Software accessibility is a strong principle within the design philosophy of the scikit-learn library. The scikit-learn project aims at developing and distributing user-friendly software, that is easy to use and easy to install. Scikit-learn serves users that expect their software to be installable with a single command, and then provide a ready-to-use data science environment with the best performance on any computer they have access to. On paper, SYCL-based backends have the potential to unlock performance improvements without adding user-side complexity because they can detect and use any available device.

(1) Data source: spoken-arabic-digit (augmented)

Configuration details and workload setup: OneAPI 2023.0.0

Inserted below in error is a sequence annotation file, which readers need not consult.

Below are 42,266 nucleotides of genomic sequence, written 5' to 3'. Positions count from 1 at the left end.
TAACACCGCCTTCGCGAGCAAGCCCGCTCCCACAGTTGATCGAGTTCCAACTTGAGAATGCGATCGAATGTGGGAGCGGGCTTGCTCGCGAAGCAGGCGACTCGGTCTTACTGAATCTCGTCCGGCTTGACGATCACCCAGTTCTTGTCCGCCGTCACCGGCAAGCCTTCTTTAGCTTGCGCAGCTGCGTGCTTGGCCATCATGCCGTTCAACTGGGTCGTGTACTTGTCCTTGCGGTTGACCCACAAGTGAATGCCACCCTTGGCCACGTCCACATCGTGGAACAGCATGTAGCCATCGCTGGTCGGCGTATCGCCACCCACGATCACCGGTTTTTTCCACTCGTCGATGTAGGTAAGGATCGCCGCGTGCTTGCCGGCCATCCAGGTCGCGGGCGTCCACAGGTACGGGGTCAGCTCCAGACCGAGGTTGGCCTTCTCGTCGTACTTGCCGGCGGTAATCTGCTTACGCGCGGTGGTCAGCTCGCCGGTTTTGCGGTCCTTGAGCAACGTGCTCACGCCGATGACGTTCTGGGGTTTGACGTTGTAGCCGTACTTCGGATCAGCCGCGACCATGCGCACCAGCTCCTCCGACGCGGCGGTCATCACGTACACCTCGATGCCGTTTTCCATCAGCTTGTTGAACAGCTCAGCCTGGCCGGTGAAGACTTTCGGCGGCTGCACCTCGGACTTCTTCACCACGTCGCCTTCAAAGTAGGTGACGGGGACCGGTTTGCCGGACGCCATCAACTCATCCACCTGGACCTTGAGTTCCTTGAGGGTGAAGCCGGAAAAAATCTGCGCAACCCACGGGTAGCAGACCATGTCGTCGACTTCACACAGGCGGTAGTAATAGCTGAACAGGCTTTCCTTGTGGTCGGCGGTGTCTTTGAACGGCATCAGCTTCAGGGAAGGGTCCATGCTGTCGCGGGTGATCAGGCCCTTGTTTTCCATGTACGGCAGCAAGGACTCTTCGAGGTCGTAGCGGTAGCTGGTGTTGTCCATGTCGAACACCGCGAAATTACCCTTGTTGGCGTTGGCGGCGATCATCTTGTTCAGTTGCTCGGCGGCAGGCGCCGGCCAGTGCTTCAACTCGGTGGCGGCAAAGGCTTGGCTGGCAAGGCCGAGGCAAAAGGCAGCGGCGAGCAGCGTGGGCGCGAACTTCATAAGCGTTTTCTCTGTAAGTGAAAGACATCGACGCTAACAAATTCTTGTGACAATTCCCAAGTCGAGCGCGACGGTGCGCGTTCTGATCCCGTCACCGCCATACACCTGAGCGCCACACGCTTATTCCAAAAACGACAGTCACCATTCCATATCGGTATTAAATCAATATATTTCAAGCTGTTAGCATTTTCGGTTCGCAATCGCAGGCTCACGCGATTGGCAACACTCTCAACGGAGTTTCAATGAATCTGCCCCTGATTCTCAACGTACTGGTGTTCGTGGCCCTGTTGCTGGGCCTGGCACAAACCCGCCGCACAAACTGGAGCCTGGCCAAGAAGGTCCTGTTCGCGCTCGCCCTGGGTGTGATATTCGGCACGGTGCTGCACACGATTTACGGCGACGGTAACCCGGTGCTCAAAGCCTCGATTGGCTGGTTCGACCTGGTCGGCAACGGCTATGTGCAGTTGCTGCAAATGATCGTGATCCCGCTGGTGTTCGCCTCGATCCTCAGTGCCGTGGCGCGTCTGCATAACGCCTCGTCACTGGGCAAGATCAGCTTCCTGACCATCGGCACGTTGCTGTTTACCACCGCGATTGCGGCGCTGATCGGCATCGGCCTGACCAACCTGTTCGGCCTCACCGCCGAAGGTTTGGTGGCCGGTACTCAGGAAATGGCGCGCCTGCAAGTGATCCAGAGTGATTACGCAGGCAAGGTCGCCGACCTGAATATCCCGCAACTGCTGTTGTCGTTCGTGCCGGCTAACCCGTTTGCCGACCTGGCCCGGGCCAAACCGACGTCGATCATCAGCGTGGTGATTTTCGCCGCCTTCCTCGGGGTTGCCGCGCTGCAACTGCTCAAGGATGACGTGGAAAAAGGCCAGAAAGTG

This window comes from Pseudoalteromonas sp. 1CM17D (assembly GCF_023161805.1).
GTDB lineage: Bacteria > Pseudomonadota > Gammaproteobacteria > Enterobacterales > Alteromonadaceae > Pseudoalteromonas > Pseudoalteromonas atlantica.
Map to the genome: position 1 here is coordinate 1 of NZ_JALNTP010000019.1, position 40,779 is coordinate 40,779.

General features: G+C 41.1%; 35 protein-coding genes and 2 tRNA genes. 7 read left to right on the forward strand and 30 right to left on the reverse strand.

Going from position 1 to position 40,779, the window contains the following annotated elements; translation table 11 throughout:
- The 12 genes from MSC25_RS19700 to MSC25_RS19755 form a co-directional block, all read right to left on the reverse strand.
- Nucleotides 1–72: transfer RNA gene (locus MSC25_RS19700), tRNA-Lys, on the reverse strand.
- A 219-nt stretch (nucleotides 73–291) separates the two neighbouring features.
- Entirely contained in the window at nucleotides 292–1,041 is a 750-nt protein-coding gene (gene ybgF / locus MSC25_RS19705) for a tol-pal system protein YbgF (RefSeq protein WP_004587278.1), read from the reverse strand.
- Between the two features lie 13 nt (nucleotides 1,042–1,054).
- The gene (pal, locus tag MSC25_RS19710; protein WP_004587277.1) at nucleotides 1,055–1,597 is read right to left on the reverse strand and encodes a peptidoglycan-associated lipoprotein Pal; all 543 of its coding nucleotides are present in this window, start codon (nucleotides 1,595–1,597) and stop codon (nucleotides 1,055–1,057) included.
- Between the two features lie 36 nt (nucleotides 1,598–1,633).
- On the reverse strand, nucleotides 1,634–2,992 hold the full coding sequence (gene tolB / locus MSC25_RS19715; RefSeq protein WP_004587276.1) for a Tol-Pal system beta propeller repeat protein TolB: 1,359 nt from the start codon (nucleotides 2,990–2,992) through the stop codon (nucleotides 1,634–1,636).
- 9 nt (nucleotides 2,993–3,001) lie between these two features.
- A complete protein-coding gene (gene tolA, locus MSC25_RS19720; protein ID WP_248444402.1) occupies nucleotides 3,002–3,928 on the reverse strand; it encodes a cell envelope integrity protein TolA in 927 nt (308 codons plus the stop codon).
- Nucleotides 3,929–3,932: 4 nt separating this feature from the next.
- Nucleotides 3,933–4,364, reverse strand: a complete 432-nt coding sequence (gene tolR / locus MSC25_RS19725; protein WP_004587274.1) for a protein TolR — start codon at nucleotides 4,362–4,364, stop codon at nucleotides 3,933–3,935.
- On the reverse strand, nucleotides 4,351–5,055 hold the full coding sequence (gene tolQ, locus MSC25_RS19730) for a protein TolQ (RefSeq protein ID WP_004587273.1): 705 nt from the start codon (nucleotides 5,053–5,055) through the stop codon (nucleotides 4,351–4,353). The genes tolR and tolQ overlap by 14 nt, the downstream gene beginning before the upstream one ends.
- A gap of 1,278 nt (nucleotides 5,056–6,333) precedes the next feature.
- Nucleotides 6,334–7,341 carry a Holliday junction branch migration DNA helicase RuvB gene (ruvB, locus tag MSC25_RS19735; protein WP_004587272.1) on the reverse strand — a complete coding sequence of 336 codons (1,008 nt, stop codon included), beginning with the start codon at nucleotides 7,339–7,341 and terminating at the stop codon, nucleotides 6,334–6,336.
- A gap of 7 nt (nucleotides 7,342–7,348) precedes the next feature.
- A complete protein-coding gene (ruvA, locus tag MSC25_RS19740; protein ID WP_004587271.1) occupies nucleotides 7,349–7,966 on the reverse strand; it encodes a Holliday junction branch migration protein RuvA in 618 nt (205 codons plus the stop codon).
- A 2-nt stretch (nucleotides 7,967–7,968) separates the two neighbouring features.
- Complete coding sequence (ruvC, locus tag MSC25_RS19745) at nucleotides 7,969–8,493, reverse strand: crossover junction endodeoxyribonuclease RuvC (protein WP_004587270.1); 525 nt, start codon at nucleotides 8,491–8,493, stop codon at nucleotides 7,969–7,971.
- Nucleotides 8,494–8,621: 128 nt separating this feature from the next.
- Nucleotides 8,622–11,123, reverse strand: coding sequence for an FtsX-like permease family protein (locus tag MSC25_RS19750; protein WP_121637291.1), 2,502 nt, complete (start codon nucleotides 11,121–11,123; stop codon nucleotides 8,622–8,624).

– Laptop CPU + iGPU: 11th Gen Intel(R) Core(TM) i7-1165G7 @ 2.80GHz + iGPU TigerLake-LP GT2 + docker 24.0.2 runtime

– Cloud CPU / Flex Series setup: Intel(R) Xeon(R) D-2796NT CPU @ 2.00GHz + Intel® Data Center GPU Flex 170 + conda runtime

– Max Series setup: 4th Generation Intel® Xeon® Scalable processors 0x806f2 + Intel® Data Center GPU Max 1100 + docker 24.0.2 runtime

Reproducible from instructions and code provided at https://github.com/soda-inria/sklearn-numba-dpex/tree/9c17d140620fb4e138faa25ba165f3a4c4954051